A dominant theme of the poems is the possibility of restoration — not the glib celebration of pain, but the hard work of allowing wounds to fertilise what can be, ‘nourished by the decomposing debris/of what has been’ (‘Something Other’). In some of the poems dedicated to others, Galbraith’s generosity of concern seems to bring its own recovery in the larger vision of the world. And so there is concern not only for dispossessed Indigenous people, but for asylum seekers. ‘The Return (SIEV X)’ is a carefully balanced poem that is both subjective and objective at once, where the poet seems to relive and identify with that place of horror, panic and drowning of the SIEV X victims, yet to simultaneously recognise herself among the ‘us’ that turn away, because she lives in this country. But that isn’t the end of the story: Galbraith is co-ordinator, in Jaara country, of the Castlemaine Vigil in Recognition of Aboriginal Sovereignty and in Solidarity with Refugees.
One of the strongest strands in the poems is the power of ancestors’ stories to rescue and strengthen. They are
like worn accumulating roots
reaching deep under the water
into the muddy soil
so that when I fall in
give me a place to touch
beneath the silt
where all that has been
the material on which I walk.
(‘A Place to Touch’)
Again the apparent detritus, the silt, becomes a source of life. And as with other poems, nature is more than image, but intimately bound into story and relationship. The earth ‘sings me/caresses me/through the hands of a woman’ (‘Re-membering’).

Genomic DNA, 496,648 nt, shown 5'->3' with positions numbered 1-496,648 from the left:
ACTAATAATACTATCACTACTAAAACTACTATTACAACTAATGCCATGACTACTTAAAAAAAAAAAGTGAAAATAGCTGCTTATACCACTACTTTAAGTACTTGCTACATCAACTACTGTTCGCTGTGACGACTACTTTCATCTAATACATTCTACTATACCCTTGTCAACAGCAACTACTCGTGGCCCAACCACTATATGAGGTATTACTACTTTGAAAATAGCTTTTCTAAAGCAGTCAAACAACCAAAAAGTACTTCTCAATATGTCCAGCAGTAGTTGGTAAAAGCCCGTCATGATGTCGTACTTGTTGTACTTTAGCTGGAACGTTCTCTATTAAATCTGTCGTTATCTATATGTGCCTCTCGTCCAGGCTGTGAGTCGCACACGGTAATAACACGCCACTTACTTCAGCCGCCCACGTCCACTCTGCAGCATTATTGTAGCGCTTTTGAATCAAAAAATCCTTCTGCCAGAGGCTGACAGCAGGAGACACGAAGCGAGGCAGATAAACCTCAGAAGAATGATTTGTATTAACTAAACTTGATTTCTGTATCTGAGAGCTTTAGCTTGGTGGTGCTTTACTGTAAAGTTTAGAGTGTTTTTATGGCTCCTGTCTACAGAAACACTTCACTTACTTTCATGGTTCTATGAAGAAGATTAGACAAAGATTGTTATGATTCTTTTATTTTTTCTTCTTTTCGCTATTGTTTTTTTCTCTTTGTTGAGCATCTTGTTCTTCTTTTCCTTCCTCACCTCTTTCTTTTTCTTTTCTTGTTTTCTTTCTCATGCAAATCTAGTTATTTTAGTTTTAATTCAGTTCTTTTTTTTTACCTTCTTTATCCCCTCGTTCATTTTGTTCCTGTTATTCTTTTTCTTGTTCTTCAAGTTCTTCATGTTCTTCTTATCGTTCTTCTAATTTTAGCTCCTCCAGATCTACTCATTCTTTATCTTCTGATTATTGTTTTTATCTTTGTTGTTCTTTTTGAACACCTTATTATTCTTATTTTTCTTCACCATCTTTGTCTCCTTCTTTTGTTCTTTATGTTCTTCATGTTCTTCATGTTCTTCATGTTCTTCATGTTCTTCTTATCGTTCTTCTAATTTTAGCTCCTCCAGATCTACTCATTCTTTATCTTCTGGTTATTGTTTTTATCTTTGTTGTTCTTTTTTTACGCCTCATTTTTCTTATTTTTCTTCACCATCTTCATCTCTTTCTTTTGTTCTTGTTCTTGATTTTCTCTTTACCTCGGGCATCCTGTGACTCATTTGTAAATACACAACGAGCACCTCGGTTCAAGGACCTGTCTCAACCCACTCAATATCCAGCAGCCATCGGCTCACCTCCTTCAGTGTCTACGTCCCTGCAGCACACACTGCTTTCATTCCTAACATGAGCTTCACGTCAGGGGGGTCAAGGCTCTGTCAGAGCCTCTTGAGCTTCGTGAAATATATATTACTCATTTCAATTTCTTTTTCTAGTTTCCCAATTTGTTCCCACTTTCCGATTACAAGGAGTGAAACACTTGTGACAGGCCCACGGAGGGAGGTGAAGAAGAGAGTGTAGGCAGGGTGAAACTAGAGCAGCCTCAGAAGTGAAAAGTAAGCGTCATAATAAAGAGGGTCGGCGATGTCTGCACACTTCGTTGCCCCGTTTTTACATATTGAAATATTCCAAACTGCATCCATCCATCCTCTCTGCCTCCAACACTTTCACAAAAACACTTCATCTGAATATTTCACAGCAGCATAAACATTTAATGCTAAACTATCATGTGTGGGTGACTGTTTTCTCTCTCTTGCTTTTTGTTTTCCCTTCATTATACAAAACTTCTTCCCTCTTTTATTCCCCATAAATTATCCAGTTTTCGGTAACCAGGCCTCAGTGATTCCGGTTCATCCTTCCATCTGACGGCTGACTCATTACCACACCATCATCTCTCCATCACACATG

In the final section, ‘writing’, words are restored enough to counter the earlier ‘un-worded’ section. Here, words seem to belong to the natural world. In ‘Yesterday’, a cicada visits the poet as she sits at her table writing a story about a cicada. As narrative and nature meet, the conjunction of words with the insect that sings so loudly and renews itself through shedding its skin, is suggestive of the power of words to recover and heal; ‘yesterday’ becomes ‘now’, and vice versa.
The cover design of this book has a simple series of images running across the centre from back to front: ten film frames of a bird in silhouette taking off over water that reflects the images, wings just touching it in the first frame on the back. Some of the images are blurry, the reflections even more so, the body and wings of the bird both strong and delicate. I’m put in mind of a still lake in the morning.
It is a wonderful cover because all of these elements are gathered into this book. Memory is not static or absolute, not everything is clear, and flight demands work and muscle, but is ultimately beautiful. In the short blurb on the back, Suvendrini Perera writes of Galbraith’s ‘deceptively simple lines … saturated with meaning’. It is an apt description; on the cover, the still images, read together, from left to right, become movement, flight. And so it is with this collection where experience, thought, love and craft gather together.
Walleah Press, 2013
79 pp, $20.00
Janet Galbraith is a Victorian Writer and Poet with a difference. Since 2013 she has coordinated an online writing group called Writing through Fences capturing the stories of those in detention centres. Community writing at its best.
Robyn Cadwallader is an Australian writer of novels, short stories and poetry. She graduated from Monash University and has a PhD in medieval literature from Flinders University. She developed her 2002 thesis, The virgin, the dragon and the theorist : readings in the thirteenth-century, Seinte Marherete into her first book, Three Methods for Reading the Thirteenth-century Seinte Marherete, published in 2008. In the past, she taught creative writing and medieval literature at the same university.